Saturday, April 2, 2011

Money myths debunked in these books

The Associated press published a series of stories about financial myths this week. True to form, they followed that theme with their weekly business book review, "Bookshelf," as well.

Below are the AP's mini-reviews of six new books that examine some money myths. They may just inspire you to look at your finances in a different way. Thanks AP.

Bookshelf: Cutting through money misinformation
The Associated Press

TITLE: Debunkery: Learn It, Do It, and Profit From It — Seeing Through Wall Street's Money-Killing Myths

AUTHOR: Ken Fisher

PRICE: $27.95

E-BOOK: Available for iPad, Kindle, Nook, Sony Reader

SUMMARY: "Debunkery" is the seventh book by Ken Fisher, the founder and CEO of Fisher Investments, a money management firm overseeing more than $32 billion. In his latest work, Fisher attacks common myths and misperceptions, and shows readers how to analyze and discredit them. He divides the discussion into five sections: Basic Bunk to Make You Broke; Wall Street "Wisdom"; "Everyone Knows"; History Lessons; and It's a Great Big World! Each of the 50 chapters is dedicated to one misperception and is typically only three to five pages long. The short discussions enable you to pick and choose what's most interesting for your financial situation.

QUOTE: "Once you intuitively accept that 1) lots of commonly accepted investing wisdom isn't wise, and 2) you will still make mistakes anyway but can aim to lower your error rate and improve your results, actually doing debunkery can be easy. Simple really!"

PUBLISHER: John Wiley & Sons Inc.

— David Pitt

TITLE: The Wall Street Journal Guide to the New Rules of Personal Finance

AUTHOR: Dave Kansas

PRICE: $16.99 (paperback)

E-BOOK: Available for iPad, Kindle, Nook, Sony Reader

SUMMARY: It makes sense that we should be acting differently about our money in the wake of the financial crisis. Some time-tested lessons of personal finance still hold true: saving, budgeting and avoiding over-borrowing and overspending. But Kansas makes a persuasive case that we need a new way of thinking to replace others that failed us, such as overreliance on the stock market and real estate.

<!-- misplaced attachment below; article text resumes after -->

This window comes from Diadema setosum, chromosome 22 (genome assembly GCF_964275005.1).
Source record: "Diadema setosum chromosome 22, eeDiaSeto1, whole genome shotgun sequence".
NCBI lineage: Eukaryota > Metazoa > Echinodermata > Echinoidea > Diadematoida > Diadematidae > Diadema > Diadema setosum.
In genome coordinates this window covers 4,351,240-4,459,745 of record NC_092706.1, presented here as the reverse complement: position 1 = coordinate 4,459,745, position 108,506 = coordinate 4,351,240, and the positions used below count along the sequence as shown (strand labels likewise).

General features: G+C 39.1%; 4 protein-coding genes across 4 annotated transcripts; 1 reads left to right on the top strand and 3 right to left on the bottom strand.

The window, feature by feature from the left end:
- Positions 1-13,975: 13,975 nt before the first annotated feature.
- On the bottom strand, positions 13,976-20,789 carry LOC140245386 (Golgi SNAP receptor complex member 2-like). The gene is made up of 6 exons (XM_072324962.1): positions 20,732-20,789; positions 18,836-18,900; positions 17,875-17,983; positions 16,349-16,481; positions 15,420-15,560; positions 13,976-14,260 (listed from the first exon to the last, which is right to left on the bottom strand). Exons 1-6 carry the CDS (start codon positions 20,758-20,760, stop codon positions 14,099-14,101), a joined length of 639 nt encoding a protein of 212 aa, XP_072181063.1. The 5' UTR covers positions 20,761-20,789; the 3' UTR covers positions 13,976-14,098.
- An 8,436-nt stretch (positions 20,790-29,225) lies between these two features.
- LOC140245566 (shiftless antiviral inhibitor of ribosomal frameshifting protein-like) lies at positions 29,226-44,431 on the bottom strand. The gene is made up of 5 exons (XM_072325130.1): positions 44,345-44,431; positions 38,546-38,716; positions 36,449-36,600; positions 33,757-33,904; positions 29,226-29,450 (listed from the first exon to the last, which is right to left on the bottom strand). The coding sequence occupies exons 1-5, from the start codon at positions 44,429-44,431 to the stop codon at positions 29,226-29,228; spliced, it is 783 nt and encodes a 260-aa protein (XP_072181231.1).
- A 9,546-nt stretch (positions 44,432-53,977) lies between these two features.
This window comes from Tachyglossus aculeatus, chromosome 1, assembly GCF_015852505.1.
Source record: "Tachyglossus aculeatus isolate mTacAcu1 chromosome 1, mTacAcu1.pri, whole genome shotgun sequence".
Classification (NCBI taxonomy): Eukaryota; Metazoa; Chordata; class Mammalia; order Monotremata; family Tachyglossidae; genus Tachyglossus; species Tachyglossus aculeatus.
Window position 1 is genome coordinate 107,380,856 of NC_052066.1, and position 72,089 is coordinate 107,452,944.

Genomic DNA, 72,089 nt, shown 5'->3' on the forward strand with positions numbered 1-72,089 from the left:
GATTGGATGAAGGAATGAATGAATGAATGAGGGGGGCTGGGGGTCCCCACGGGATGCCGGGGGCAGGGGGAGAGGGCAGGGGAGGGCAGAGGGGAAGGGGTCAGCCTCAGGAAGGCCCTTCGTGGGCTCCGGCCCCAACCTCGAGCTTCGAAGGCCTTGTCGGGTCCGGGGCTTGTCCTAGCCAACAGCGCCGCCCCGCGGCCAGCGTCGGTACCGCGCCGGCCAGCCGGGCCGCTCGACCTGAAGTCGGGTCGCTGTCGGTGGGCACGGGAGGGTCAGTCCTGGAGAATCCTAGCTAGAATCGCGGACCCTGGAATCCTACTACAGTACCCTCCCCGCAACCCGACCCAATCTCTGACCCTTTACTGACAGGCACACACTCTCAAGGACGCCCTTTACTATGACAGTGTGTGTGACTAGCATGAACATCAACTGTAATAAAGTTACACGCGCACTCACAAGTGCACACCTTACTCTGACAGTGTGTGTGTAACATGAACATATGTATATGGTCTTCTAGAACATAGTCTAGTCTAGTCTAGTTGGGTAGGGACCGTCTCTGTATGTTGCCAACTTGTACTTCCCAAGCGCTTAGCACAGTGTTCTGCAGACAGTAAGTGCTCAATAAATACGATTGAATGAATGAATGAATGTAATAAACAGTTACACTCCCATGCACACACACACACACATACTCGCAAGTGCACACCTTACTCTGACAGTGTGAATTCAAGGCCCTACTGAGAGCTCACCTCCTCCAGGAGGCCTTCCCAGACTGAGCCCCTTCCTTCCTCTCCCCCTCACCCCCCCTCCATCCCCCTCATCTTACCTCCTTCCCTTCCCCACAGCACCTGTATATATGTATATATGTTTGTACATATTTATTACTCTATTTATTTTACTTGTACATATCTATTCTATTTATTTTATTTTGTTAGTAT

One new rule is to really embrace thrift and abhor loading up on debt. As this veteran personal finance writer puts it, debt is deadly and credit cards are cursed objects. Another is that diversification really matters, not just in stocks but in retirement planning — IRAs, insurance plans and savings accounts in addition to 401(k)s.

When it comes to investing, be where the action is going to be: international markets and commodities such as oil, gold, wood and other natural resources. Other chapters focus on debt reduction, spending smarter on your home and other important topics.

If the lessons aren't all brand new, the focus and priorities are. In plain language, Kansas offers wise advice that points out a clear path to a stable financial future for those who follow it.

QUOTE: "The New Rules aren't simply quick fixes to financial problems. Instead they're about learning how to save, invest, and plan better, and they require discipline, prudence, and taking personal responsibility for your financial future. They're also about understanding that financial strategy is about more than money."

PUBLISHER: HarperCollins.

— Dave Carpenter

TITLE: Spousonomics: Using Economics to Master Love, Marriage, and Dirty Dishes

AUTHORS: Paula Szuchman, Jenny Anderson.

PRICE: $26

E-BOOK: Available for iPad, Kindle, Nook, Sony Reader.

SUMMARY: Forget the flowers and romantic getaways. If you want a happy marriage, think like an economist.

That's the premise of this new release by Wall Street Journal editor Paula Szuchman and New York Times reporter Jenny Anderson.

The authors have fun with their theory by taking 10 economic principles and explaining how they can be used to avoid the common pitfalls of marriage.

In the opening chapter, for example, the authors invoke Adam Smith's "The Wealth of Nations" in arguing for a division of labor based on skill sets, rather than automatically splitting chores 50-50. Another chapter titled "Moral Hazard, Or the Too-Big-to-Fail Marriage" discusses how the emotional safety of marriage can lead spouses to take each other for granted and wear away at a relationship.

And in "Trade-Offs, Or the Art of Getting Over It," Szuchman and Anderson encourage examining spats through a cost-benefit analysis rather than letting minor grievances fester.

On their own, marriage and economic theory aren't exactly fertile ground for lighthearted reading. But by bringing them together, "Spousonomics" injects some levity into both.